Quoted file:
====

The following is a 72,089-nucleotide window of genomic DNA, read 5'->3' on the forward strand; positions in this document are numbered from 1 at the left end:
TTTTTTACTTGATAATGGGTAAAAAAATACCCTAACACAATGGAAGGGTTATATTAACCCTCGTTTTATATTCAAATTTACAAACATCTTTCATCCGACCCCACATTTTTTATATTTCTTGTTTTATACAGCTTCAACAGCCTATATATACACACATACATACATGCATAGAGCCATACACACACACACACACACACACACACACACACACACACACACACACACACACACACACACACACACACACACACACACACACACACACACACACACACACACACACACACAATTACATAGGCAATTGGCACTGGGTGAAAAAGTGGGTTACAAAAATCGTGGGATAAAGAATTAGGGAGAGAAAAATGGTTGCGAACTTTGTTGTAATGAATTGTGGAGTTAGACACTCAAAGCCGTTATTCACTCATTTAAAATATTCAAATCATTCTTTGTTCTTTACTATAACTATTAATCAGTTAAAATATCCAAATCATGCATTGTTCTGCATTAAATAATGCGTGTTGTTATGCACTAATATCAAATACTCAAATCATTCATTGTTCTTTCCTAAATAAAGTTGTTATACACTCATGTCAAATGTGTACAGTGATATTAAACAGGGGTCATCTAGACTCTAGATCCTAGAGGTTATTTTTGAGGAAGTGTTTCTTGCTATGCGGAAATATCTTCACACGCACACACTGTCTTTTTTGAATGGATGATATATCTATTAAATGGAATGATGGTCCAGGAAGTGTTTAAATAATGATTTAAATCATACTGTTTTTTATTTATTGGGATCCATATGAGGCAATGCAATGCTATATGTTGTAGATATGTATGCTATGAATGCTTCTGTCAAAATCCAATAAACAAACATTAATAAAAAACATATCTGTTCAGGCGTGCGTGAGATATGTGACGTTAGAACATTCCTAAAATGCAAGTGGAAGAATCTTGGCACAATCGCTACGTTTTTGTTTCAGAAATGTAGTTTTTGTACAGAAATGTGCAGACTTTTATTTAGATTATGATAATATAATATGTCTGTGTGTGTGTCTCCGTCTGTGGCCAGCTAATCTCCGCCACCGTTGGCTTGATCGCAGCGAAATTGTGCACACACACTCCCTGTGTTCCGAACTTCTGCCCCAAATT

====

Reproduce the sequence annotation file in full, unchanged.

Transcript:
The following is a 72,089-nucleotide window of genomic DNA, read 5'->3' on the forward strand; positions in this document are numbered from 1 at the left end:
TTTTTTACTTGATAATGGGTAAAAAAATACCCTAACACAATGGAAGGGTTATATTAACCCTCGTTTTATATTCAAATTTACAAACATCTTTCATCCGACCCCACATTTTTTATATTTCTTGTTTTATACAGCTTCAACAGCCTATATATACACACATACATACATGCATAGAGCCATACACACACACACACACACACACACACACACACACACACACACACACACACACACACACACACACACACACACACACACACACACACACACACACACACACACACACACACAATTACATAGGCAATTGGCACTGGGTGAAAAAGTGGGTTACAAAAATCGTGGGATAAAGAATTAGGGAGAGAAAAATGGTTGCGAACTTTGTTGTAATGAATTGTGGAGTTAGACACTCAAAGCCGTTATTCACTCATTTAAAATATTCAAATCATTCTTTGTTCTTTACTATAACTATTAATCAGTTAAAATATCCAAATCATGCATTGTTCTGCATTAAATAATGCGTGTTGTTATGCACTAATATCAAATACTCAAATCATTCATTGTTCTTTCCTAAATAAAGTTGTTATACACTCATGTCAAATGTGTACAGTGATATTAAACAGGGGTCATCTAGACTCTAGATCCTAGAGGTTATTTTTGAGGAAGTGTTTCTTGCTATGCGGAAATATCTTCACACGCACACACTGTCTTTTTTGAATGGATGATATATCTATTAAATGGAATGATGGTCCAGGAAGTGTTTAAATAATGATTTAAATCATACTGTTTTTTATTTATTGGGATCCATATGAGGCAATGCAATGCTATATGTTGTAGATATGTATGCTATGAATGCTTCTGTCAAAATCCAATAAACAAACATTAATAAAAAACATATCTGTTCAGGCGTGCGTGAGATATGTGACGTTAGAACATTCCTAAAATGCAAGTGGAAGAATCTTGGCACAATCGCTACGTTTTTGTTTCAGAAATGTAGTTTTTGTACAGAAATGTGCAGACTTTTATTTAGATTATGATAATATAATATGTCTGTGTGTGTGTCTCCGTCTGTGGCCAGCTAATCTCCGCCACCGTTGGCTTGATCGCAGCGAAATTGTGCACACACACTCCCTGTGTTCCGAACTTCTGCCCCAAATT